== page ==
The complexities of language were from the beginning integral to my connection to Italy. Initially, the consolations were fundamentally aural, directly linked to the compelling companionship of a linguistically skilled consort who made the study of the new language a “many splendored thing.” Alberto only ever spoke Italian to me. It was the actual sound of his voice– rich, liquid, rhythmic–that taught me grammar at the cellular level. Before I could speak a sentence of my own, the symphony of his vowels opened the gates of Italic meanings.  I remember thinking how strange it was that I never didn’t understand what he was saying, multi-syllabic as he was. 

Alberto was classically educated and must have been born with a resonant voice, made a fine instrument by his years in the theater. For me, bookish from the womb, I could only marvel that I had by chance fallen directly into patterns of letters and sounds that immediately soothed my rummaged heart. Is it possible that timbre and phonics could be such powerful stimulants? Yes, I can say.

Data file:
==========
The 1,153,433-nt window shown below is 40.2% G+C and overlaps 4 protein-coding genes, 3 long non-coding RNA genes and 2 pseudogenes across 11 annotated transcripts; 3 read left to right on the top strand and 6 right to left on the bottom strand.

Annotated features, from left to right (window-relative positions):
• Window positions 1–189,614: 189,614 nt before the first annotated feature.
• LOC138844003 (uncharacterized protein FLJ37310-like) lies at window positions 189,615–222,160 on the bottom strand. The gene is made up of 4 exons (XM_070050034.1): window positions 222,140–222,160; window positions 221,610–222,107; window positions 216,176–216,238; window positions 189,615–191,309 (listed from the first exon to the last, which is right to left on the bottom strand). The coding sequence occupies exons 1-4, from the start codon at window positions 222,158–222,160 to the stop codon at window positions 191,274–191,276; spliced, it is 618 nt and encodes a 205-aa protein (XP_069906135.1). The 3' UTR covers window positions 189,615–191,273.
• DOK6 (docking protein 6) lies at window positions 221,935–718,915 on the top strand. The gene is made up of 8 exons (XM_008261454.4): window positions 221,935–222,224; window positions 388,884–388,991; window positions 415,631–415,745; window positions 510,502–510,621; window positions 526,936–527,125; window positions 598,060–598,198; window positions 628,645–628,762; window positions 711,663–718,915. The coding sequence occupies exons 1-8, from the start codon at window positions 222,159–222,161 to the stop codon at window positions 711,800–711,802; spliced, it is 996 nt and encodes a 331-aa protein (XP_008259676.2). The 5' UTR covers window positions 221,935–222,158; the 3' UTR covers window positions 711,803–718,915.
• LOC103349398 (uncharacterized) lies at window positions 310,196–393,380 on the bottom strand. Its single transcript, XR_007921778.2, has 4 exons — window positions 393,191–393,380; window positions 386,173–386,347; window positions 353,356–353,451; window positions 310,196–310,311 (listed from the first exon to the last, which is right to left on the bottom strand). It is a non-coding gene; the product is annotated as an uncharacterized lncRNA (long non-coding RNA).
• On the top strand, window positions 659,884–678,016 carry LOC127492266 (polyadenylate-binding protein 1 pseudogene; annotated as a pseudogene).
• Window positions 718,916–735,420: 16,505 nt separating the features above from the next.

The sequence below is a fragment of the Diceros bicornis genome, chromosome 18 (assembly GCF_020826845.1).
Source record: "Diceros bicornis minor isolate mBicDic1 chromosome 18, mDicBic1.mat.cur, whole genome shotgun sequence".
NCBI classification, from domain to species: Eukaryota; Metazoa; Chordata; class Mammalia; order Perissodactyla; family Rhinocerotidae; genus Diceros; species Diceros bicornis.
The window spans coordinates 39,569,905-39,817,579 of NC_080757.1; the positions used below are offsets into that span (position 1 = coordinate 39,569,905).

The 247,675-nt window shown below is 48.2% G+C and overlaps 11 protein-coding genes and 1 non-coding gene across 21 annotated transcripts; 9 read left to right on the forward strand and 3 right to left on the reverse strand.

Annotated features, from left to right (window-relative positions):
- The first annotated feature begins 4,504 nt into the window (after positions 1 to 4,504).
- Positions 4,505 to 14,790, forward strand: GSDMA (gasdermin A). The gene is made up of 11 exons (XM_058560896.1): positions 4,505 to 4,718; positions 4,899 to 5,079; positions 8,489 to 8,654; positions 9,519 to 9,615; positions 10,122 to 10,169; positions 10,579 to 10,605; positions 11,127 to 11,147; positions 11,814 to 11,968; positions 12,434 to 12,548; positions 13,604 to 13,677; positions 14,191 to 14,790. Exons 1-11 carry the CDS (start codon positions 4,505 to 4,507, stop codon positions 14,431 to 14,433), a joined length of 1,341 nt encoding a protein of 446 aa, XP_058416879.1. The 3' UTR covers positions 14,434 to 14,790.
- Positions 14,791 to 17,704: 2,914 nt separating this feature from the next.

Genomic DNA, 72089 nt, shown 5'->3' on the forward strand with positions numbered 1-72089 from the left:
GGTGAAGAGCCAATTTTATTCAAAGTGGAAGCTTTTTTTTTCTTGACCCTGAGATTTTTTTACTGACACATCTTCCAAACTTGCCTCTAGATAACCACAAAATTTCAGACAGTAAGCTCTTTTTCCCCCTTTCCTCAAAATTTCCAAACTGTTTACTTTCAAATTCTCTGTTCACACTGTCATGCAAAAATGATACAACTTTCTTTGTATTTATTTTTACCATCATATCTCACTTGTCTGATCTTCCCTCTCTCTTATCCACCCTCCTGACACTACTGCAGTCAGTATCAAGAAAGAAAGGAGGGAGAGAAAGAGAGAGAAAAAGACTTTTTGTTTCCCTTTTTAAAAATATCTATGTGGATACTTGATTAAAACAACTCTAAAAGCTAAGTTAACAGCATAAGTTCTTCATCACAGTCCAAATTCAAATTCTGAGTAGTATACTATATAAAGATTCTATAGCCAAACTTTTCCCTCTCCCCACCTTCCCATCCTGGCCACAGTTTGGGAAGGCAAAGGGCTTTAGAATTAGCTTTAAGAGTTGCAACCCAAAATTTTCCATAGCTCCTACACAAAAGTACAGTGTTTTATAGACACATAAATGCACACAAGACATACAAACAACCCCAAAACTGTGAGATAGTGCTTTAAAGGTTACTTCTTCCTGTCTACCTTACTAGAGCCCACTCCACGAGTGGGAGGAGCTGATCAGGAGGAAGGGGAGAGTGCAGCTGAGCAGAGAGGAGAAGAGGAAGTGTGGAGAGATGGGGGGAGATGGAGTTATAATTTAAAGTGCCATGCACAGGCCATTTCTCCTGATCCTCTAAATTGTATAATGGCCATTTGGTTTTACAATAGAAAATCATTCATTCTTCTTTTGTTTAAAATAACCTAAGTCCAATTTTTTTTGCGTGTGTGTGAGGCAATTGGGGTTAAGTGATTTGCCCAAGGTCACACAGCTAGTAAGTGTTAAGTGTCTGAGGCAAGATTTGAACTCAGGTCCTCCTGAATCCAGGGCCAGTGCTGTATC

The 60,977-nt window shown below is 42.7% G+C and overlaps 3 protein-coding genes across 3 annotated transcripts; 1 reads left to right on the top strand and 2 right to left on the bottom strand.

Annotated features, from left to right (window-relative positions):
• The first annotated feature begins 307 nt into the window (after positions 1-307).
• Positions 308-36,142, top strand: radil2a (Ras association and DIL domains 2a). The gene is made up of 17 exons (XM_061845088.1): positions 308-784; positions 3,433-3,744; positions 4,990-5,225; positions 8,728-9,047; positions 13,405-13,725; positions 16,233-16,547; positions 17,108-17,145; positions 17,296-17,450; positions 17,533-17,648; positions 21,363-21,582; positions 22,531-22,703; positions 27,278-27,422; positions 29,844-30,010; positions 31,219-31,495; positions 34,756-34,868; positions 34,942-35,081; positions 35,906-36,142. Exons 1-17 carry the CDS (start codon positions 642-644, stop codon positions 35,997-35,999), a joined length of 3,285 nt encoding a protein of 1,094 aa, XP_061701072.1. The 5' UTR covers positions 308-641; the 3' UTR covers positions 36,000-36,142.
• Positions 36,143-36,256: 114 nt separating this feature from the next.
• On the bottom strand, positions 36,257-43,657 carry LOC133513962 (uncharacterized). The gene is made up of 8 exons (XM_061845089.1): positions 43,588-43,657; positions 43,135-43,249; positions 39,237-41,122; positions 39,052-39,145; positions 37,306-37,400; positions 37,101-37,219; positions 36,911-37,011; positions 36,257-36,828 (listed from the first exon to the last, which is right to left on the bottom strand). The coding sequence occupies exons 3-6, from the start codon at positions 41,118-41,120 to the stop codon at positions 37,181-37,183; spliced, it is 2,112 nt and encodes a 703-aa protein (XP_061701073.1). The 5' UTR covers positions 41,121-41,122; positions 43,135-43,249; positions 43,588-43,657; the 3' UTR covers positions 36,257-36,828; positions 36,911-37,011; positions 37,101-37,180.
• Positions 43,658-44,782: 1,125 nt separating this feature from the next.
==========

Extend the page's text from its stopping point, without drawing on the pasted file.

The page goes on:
Language is culture, and nowhere more so than in Italy. Stretching from the Alps to Africa, having conquered and been conquered by nearly everyone, not having achieved nationhood until the 1860’s, the Bel Paese is many hued and multi-voiced. Though I suppose I was lucky to be first imprinted with classically-spoken Italian, I was, over-time, to hear and participate in the multiple dialects of a country made up, to this day, of separate city-states.